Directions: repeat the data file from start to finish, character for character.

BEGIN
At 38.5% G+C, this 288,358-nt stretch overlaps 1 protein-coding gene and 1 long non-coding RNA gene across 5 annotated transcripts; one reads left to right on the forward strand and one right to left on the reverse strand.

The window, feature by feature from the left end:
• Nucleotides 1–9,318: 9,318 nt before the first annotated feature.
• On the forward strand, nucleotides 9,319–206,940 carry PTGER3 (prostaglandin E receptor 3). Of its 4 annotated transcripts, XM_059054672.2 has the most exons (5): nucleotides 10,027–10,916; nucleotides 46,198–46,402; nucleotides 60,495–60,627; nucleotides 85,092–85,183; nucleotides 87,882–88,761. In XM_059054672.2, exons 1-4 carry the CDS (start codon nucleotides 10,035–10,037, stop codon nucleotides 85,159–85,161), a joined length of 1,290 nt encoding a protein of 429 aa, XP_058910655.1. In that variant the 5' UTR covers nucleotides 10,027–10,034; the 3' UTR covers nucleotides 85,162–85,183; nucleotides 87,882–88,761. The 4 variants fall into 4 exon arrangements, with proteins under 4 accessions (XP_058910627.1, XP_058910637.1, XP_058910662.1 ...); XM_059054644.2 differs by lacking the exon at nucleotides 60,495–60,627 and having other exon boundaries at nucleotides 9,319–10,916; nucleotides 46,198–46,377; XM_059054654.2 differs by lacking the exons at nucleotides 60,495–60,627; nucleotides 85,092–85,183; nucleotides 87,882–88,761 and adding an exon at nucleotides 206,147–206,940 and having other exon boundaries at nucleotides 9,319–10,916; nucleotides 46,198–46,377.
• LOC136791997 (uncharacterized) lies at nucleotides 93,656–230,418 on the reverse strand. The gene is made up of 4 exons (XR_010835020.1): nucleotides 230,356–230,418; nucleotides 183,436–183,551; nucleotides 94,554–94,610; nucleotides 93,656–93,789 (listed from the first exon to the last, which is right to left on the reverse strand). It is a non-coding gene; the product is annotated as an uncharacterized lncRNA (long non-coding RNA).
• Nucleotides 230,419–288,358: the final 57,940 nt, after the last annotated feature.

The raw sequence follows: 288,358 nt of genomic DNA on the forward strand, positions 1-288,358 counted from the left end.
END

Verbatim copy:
At 38.5% G+C, this 288,358-nt stretch overlaps 1 protein-coding gene and 1 long non-coding RNA gene across 5 annotated transcripts; one reads left to right on the forward strand and one right to left on the reverse strand.

The window, feature by feature from the left end:
• Nucleotides 1–9,318: 9,318 nt before the first annotated feature.
• On the forward strand, nucleotides 9,319–206,940 carry PTGER3 (prostaglandin E receptor 3). Of its 4 annotated transcripts, XM_059054672.2 has the most exons (5): nucleotides 10,027–10,916; nucleotides 46,198–46,402; nucleotides 60,495–60,627; nucleotides 85,092–85,183; nucleotides 87,882–88,761. In XM_059054672.2, exons 1-4 carry the CDS (start codon nucleotides 10,035–10,037, stop codon nucleotides 85,159–85,161), a joined length of 1,290 nt encoding a protein of 429 aa, XP_058910655.1. In that variant the 5' UTR covers nucleotides 10,027–10,034; the 3' UTR covers nucleotides 85,162–85,183; nucleotides 87,882–88,761. The 4 variants fall into 4 exon arrangements, with proteins under 4 accessions (XP_058910627.1, XP_058910637.1, XP_058910662.1 ...); XM_059054644.2 differs by lacking the exon at nucleotides 60,495–60,627 and having other exon boundaries at nucleotides 9,319–10,916; nucleotides 46,198–46,377; XM_059054654.2 differs by lacking the exons at nucleotides 60,495–60,627; nucleotides 85,092–85,183; nucleotides 87,882–88,761 and adding an exon at nucleotides 206,147–206,940 and having other exon boundaries at nucleotides 9,319–10,916; nucleotides 46,198–46,377.
• LOC136791997 (uncharacterized) lies at nucleotides 93,656–230,418 on the reverse strand. The gene is made up of 4 exons (XR_010835020.1): nucleotides 230,356–230,418; nucleotides 183,436–183,551; nucleotides 94,554–94,610; nucleotides 93,656–93,789 (listed from the first exon to the last, which is right to left on the reverse strand). It is a non-coding gene; the product is annotated as an uncharacterized lncRNA (long non-coding RNA).
• Nucleotides 230,419–288,358: the final 57,940 nt, after the last annotated feature.

The raw sequence follows: 288,358 nt of genomic DNA on the forward strand, positions 1-288,358 counted from the left end.